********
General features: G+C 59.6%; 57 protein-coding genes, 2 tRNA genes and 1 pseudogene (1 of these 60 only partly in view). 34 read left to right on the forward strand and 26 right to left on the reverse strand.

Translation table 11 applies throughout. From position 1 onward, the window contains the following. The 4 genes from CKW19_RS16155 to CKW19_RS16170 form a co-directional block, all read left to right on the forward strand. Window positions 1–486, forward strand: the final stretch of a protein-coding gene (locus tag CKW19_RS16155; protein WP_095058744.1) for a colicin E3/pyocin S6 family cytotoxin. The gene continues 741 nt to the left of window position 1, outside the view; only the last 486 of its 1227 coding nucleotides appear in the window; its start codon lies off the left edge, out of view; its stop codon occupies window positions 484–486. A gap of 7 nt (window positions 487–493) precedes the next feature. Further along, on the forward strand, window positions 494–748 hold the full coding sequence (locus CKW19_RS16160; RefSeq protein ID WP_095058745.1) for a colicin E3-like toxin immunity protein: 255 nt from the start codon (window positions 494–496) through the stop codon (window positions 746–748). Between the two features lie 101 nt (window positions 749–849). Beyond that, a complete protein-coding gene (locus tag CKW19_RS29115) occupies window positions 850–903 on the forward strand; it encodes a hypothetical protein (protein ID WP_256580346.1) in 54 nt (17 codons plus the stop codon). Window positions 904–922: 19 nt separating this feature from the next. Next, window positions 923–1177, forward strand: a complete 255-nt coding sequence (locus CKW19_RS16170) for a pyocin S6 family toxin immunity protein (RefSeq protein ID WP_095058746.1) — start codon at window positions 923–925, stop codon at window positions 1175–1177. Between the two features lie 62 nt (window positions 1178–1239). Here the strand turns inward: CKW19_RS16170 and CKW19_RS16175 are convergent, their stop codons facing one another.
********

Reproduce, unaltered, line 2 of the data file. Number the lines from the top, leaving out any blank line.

Translation table 11 applies throughout. From position 1 onward, the window contains the following. The 4 genes from CKW19_RS16155 to CKW19_RS16170 form a co-directional block, all read left to right on the forward strand. Window positions 1–486, forward strand: the final stretch of a protein-coding gene (locus tag CKW19_RS16155; protein WP_095058744.1) for a colicin E3/pyocin S6 family cytotoxin. The gene continues 741 nt to the left of window position 1, outside the view; only the last 486 of its 1227 coding nucleotides appear in the window; its start codon lies off the left edge, out of view; its stop codon occupies window positions 484–486. A gap of 7 nt (window positions 487–493) precedes the next feature. Further along, on the forward strand, window positions 494–748 hold the full coding sequence (locus CKW19_RS16160; RefSeq protein ID WP_095058745.1) for a colicin E3-like toxin immunity protein: 255 nt from the start codon (window positions 494–496) through the stop codon (window positions 746–748). Between the two features lie 101 nt (window positions 749–849). Beyond that, a complete protein-coding gene (locus tag CKW19_RS29115) occupies window positions 850–903 on the forward strand; it encodes a hypothetical protein (protein ID WP_256580346.1) in 54 nt (17 codons plus the stop codon). Window positions 904–922: 19 nt separating this feature from the next. Next, window positions 923–1177, forward strand: a complete 255-nt coding sequence (locus CKW19_RS16170) for a pyocin S6 family toxin immunity protein (RefSeq protein ID WP_095058746.1) — start codon at window positions 923–925, stop codon at window positions 1175–1177. Between the two features lie 62 nt (window positions 1178–1239). Here the strand turns inward: CKW19_RS16170 and CKW19_RS16175 are convergent, their stop codons facing one another.